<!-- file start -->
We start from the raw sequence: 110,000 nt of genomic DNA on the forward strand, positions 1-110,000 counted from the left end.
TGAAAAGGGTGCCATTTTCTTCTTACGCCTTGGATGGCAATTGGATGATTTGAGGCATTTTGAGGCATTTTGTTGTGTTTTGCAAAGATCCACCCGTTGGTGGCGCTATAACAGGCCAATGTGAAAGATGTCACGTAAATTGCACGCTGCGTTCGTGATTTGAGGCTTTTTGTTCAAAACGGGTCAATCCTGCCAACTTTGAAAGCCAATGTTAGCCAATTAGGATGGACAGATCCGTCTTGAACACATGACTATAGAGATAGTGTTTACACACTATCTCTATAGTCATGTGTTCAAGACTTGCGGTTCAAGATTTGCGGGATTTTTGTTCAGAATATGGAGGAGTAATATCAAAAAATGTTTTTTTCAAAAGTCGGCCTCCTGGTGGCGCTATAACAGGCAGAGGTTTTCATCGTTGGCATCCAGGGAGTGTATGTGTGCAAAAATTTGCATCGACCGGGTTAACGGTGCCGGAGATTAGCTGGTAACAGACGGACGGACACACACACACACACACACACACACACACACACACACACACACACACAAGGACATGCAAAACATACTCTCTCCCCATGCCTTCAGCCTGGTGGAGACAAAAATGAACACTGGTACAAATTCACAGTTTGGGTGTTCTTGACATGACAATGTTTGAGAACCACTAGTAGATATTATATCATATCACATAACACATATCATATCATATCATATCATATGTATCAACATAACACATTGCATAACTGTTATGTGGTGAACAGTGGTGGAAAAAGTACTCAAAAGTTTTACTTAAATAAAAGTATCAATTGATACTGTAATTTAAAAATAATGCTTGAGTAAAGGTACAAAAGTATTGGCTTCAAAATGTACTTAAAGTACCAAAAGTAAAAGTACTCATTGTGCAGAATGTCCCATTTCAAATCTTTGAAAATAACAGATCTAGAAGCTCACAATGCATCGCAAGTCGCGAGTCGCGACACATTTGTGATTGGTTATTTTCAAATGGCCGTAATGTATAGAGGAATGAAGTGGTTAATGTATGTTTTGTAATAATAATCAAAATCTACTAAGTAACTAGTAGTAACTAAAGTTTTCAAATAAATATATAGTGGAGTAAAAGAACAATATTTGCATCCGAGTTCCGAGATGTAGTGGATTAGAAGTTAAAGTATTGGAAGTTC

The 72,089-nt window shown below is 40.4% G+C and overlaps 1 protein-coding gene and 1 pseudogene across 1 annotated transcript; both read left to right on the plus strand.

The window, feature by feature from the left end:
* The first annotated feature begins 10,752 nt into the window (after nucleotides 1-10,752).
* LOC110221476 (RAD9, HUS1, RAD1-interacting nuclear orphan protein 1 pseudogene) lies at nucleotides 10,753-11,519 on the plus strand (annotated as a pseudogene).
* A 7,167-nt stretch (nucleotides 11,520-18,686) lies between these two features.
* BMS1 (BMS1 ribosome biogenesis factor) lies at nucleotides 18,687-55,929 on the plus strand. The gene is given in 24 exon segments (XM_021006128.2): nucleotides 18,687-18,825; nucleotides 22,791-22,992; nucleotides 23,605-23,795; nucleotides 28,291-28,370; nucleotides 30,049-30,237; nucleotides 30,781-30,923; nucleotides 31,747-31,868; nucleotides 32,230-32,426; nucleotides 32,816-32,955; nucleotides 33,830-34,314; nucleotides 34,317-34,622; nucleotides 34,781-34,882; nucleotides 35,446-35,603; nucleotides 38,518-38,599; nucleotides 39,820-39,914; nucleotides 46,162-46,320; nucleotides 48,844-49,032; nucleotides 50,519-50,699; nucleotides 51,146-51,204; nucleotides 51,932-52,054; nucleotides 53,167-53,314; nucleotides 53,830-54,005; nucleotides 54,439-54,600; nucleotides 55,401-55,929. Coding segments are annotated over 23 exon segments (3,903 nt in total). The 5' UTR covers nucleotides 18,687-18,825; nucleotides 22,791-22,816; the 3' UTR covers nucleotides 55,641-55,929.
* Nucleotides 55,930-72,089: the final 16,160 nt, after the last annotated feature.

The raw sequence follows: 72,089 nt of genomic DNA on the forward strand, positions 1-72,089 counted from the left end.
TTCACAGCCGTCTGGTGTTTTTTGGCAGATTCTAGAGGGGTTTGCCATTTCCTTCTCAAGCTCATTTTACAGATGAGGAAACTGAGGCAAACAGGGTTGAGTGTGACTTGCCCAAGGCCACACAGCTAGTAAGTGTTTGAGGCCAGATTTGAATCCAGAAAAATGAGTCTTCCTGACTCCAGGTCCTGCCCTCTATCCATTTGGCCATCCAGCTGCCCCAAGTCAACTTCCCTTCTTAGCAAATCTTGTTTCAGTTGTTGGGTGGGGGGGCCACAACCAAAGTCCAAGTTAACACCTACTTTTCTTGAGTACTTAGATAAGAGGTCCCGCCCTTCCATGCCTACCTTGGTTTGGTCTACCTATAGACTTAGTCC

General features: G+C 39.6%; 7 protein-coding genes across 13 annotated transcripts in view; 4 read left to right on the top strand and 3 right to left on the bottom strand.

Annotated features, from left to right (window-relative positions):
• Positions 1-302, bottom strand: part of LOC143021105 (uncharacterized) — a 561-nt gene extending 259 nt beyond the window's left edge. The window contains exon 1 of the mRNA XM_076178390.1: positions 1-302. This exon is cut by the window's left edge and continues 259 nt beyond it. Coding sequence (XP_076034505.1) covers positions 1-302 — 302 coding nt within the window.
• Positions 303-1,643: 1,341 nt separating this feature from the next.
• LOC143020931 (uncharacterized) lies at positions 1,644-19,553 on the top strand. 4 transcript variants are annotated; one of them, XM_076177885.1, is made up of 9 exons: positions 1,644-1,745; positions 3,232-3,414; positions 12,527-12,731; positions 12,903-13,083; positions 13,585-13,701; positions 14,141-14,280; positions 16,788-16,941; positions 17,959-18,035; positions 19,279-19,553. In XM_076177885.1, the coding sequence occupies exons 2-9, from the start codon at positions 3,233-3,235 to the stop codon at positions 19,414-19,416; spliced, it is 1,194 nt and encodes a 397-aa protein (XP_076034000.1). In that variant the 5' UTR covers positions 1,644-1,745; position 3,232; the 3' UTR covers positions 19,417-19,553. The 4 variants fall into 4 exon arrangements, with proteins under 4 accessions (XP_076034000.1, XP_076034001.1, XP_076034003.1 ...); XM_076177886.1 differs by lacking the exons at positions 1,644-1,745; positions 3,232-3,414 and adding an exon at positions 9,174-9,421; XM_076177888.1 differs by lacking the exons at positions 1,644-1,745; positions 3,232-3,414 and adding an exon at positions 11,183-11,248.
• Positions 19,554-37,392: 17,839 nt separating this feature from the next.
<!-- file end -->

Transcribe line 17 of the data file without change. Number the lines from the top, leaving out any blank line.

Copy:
• Positions 19,554-37,392: 17,839 nt separating this feature from the next.